As USA Today reports, a four-day meeting of the American Psychological Association in Boston is bringing together 16,000 attendees to explore how people think about environmental protection.
Among the most interesting, yet-unpublished findings is that walking outside rather than inside even for just 15 minutes tends to make people feel happier, more energetic and more protective of the environment. Also, for most people, negative feedback about their ecological footprint undermines their environmental behavior. Not surprisingly, news stories that include global warming skeptics seriously undermine the public's concern over climate change.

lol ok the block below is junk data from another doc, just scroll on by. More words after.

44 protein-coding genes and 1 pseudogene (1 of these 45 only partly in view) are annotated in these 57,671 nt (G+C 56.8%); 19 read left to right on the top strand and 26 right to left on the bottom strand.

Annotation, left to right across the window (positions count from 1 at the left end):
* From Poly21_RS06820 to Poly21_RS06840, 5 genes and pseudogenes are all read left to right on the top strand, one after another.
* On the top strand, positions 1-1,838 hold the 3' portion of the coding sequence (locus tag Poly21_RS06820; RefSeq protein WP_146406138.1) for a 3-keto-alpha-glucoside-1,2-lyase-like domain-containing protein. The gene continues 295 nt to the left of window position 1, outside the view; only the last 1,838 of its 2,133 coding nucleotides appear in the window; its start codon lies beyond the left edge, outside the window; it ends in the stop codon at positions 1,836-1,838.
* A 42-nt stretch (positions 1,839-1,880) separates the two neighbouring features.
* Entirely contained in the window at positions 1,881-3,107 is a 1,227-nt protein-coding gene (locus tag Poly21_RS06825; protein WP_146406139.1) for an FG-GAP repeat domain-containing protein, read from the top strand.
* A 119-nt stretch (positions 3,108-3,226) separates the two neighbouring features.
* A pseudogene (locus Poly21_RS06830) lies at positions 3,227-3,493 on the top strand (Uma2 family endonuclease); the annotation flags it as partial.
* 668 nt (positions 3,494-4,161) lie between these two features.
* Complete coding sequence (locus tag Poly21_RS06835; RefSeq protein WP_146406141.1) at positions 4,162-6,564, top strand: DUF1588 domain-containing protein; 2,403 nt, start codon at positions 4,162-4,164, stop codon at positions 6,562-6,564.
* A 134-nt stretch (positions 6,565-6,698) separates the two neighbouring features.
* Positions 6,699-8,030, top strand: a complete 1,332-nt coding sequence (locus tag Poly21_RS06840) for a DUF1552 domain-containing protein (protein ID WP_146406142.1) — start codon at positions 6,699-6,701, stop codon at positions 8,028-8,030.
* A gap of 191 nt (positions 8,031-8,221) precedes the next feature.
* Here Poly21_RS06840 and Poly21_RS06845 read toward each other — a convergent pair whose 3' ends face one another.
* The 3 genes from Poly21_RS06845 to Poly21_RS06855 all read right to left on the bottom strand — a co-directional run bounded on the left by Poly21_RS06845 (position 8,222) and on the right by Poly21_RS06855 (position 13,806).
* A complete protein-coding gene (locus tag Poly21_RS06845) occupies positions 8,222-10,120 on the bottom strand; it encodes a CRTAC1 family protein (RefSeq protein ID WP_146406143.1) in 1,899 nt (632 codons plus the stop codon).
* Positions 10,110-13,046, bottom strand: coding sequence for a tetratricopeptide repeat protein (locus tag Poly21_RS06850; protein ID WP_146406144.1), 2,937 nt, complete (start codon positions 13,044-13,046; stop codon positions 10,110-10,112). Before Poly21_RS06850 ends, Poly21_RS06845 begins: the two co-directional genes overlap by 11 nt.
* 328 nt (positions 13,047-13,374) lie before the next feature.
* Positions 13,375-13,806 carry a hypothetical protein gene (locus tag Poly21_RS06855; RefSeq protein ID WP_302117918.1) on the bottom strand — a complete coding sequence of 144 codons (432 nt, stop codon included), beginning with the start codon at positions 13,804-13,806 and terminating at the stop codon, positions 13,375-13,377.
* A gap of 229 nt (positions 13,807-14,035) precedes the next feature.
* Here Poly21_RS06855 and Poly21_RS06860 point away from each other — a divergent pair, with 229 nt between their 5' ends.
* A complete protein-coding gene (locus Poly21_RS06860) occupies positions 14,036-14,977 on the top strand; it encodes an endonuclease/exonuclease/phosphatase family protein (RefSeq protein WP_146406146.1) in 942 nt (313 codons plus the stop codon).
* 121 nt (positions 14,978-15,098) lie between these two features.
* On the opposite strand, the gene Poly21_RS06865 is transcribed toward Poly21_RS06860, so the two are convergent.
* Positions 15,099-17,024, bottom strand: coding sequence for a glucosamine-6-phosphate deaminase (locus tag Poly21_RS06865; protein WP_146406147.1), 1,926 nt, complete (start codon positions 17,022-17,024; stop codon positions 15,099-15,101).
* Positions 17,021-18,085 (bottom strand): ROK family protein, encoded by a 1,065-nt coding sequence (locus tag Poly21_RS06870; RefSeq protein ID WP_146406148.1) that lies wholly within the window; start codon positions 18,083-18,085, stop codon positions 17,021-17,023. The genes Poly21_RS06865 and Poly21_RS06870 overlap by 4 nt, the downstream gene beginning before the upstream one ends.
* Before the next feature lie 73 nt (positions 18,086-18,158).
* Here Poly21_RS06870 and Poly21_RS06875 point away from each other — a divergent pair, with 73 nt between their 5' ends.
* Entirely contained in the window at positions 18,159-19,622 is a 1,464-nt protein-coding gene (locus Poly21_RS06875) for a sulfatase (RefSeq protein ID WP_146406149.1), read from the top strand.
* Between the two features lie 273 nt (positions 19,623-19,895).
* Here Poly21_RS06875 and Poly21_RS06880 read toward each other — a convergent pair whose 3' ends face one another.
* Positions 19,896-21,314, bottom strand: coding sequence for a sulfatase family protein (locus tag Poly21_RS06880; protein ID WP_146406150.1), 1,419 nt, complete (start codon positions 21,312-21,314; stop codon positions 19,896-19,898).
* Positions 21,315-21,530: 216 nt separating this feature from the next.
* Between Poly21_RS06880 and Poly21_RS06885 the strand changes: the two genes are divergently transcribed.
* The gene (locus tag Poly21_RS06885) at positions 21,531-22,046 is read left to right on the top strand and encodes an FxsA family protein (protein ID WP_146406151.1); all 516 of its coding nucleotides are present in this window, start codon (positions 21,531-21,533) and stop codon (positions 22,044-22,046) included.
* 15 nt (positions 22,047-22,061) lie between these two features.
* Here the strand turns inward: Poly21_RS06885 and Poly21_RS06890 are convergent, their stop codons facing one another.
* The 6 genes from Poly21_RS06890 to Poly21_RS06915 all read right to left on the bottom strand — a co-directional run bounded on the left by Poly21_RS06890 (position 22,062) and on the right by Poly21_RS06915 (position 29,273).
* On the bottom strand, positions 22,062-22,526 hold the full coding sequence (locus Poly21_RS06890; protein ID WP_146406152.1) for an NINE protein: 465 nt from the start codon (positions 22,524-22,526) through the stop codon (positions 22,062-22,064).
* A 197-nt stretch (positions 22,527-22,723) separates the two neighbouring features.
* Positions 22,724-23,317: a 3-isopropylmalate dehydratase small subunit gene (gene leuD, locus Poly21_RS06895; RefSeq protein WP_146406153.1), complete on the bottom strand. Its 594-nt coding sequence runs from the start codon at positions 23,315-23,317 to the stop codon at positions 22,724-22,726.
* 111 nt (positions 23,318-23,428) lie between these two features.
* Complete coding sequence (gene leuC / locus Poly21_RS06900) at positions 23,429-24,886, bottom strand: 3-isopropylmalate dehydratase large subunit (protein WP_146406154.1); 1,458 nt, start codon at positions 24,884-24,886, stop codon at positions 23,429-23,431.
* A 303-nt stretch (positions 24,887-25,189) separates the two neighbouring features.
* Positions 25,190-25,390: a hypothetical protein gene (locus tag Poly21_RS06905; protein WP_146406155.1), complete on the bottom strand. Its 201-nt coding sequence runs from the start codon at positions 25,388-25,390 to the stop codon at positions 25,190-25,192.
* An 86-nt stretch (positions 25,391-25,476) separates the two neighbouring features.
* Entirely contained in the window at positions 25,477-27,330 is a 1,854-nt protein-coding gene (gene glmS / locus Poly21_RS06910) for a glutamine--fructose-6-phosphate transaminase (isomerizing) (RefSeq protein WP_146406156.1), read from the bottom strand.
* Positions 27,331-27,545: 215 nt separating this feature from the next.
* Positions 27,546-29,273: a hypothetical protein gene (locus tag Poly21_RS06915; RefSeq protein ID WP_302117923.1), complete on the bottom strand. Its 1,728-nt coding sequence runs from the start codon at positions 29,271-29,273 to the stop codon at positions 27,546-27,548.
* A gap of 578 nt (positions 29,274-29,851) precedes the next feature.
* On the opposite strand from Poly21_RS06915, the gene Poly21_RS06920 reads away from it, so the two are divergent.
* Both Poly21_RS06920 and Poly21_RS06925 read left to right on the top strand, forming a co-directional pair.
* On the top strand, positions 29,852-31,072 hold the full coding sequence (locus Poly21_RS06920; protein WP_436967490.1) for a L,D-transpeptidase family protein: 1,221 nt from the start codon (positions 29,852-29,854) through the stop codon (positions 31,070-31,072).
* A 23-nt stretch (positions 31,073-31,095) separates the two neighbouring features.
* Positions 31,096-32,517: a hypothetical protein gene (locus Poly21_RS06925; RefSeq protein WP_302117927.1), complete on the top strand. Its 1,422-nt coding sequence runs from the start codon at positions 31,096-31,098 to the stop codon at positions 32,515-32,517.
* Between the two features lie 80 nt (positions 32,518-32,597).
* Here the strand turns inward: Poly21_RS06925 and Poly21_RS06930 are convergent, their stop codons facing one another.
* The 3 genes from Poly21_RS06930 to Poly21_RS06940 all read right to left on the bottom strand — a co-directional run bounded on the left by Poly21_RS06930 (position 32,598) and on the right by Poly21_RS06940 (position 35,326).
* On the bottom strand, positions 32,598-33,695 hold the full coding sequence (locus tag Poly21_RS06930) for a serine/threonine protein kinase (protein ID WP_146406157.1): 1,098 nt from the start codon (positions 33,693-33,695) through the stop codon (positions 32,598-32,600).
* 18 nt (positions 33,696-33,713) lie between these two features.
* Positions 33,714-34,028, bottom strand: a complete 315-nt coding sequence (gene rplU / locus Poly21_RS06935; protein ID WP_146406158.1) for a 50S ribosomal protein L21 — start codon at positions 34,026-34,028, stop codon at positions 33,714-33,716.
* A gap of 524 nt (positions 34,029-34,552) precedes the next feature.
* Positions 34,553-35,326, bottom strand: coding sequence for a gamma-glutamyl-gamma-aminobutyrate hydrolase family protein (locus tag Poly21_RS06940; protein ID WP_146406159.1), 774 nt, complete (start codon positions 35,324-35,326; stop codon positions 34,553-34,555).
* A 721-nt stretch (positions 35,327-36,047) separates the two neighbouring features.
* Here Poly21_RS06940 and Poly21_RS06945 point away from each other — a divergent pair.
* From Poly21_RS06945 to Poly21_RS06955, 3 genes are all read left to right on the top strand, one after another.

In general, psychologists report that people are conscious that they should be doing more to protect the environment, yet they are confused about what to actually do. There are a lot of misconceptions about specific changes, and people easily throw up their hands in frustration, or out of a sense of feeling overwhelmed.
These final points were part of the impetus behind founding The Daily Green, which aims at providing typical consumers with the kind of easy-to-absorb, basic green information they need to make a positive difference.
More research into the thought processes behind green (and antigreen) behavior is sure to help make sure campaigns and programs are optimized for effectiveness. A great deal is at stake, so this frontier is an exciting one.
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